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Split decision on bananas

Decision on favorite recipe comes down to a matter of taste

Posted: Wednesday, September 19, 2007

 

  Photo by Sue Ade/Morris News Ser

Photo by Sue Ade/Morris News Ser

When bananas were introduced to this country in the mid-1800s, they were considered an exotic dessert and were eaten on a plate with a knife and a fork.

Today they're the foundation for many delicious desserts such as banana pudding and bananas foster.

Eaten out of hand, a fully ripe, sweet and smooth-textured banana is nourishing and delicious. But when mixed with custard or topped with a liqueur-infused sauce, the banana becomes nothing short of spectacular.

The recipe for Nabisco's Nilla Wafer-packed Original Banana Pudding is still printed on the side of the Nilla Wafer box. But there's no recipe included with Pepperidge Farm's Chessmen cookie bags, the cookie of choice for Southern cooking maven Paula Deen's fabulously decadent "Not Yo' Mama's Banana Pudding."

Meanwhile, the famed flambed recipe for bananas foster, created in 1951 at New Orleans' Brennan's Restaurant by Chef Paul Blang, is a recipe that can be readily found in numerous cookbooks and online cooking sites.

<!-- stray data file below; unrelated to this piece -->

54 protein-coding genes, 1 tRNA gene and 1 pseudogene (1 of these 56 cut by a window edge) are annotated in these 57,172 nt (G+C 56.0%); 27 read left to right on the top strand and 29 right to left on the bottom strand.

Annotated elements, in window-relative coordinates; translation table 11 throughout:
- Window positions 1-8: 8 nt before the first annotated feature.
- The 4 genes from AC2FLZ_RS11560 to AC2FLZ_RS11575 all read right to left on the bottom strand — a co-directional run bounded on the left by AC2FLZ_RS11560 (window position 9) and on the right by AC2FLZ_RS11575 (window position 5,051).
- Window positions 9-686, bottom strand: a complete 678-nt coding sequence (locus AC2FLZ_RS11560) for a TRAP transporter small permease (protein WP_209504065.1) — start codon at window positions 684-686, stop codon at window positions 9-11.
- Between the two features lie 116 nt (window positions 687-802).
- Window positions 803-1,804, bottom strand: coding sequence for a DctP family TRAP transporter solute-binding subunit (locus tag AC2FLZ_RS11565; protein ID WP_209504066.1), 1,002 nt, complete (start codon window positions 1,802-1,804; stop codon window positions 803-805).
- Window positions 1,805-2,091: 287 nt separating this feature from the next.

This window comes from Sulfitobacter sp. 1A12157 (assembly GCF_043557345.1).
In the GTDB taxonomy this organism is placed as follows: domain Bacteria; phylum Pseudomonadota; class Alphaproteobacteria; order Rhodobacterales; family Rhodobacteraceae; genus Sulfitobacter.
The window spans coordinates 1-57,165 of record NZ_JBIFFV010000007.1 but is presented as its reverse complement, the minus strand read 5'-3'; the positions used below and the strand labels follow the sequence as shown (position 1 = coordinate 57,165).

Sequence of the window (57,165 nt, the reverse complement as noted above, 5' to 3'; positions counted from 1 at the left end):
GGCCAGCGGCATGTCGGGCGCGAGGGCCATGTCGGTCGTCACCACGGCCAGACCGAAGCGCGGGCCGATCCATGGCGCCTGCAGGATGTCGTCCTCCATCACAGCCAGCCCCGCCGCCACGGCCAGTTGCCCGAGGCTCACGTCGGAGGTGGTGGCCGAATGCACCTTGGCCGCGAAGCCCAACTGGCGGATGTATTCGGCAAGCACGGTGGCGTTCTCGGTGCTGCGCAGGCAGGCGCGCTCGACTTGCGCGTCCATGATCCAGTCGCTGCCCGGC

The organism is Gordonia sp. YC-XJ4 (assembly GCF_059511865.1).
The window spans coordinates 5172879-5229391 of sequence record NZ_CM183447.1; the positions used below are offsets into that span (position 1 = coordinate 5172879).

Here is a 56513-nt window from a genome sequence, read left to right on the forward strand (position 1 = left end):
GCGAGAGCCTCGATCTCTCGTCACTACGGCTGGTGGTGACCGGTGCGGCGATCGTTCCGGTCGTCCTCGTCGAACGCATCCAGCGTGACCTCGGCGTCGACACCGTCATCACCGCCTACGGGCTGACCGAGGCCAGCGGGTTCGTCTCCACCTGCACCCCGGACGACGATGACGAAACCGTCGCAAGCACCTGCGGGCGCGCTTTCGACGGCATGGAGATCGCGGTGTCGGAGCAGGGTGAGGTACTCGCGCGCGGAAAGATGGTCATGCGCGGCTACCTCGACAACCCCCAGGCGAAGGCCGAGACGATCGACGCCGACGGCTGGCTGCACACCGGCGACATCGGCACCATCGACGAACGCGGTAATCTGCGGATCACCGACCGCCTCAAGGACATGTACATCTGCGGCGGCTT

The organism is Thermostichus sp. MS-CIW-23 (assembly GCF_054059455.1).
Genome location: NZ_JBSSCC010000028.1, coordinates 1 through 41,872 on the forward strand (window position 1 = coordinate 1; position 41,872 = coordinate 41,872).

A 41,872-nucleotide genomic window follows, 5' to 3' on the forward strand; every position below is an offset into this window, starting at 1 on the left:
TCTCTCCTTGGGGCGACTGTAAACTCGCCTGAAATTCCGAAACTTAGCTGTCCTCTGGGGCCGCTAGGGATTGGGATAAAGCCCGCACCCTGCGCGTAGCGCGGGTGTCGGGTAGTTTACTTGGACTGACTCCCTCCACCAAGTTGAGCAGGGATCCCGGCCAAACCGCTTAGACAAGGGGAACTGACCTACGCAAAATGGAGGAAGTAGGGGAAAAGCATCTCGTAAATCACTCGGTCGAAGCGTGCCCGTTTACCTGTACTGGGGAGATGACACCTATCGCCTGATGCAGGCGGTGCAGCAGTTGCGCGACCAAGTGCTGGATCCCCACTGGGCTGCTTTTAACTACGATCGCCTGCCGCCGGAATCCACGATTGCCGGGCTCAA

But not everyone who likes eating bananas foster is eager to replicate Blang's torching techniques in their own homes.

If that sounds like you, you might enjoy making New York City firefighter and cookbook author Joseph T. Bonanno Jr.'s Mexican bananas foster.

Made with Kahla liqueur and without the flamb fanfare, Bonanno's dessert is prepared in aluminum foil packets.

Nilla or Chessmen? To flamb or not to flamb? Regardless the answer, you'll find that exploring the questions can be scrumptious.

Paula Deen's banana pudding (lower left) and cookbook author and retired New York fireman Joseph T. Bonanno Jr.'s Mexican banana foster (upper right) put a new spin on classic banana recipes.



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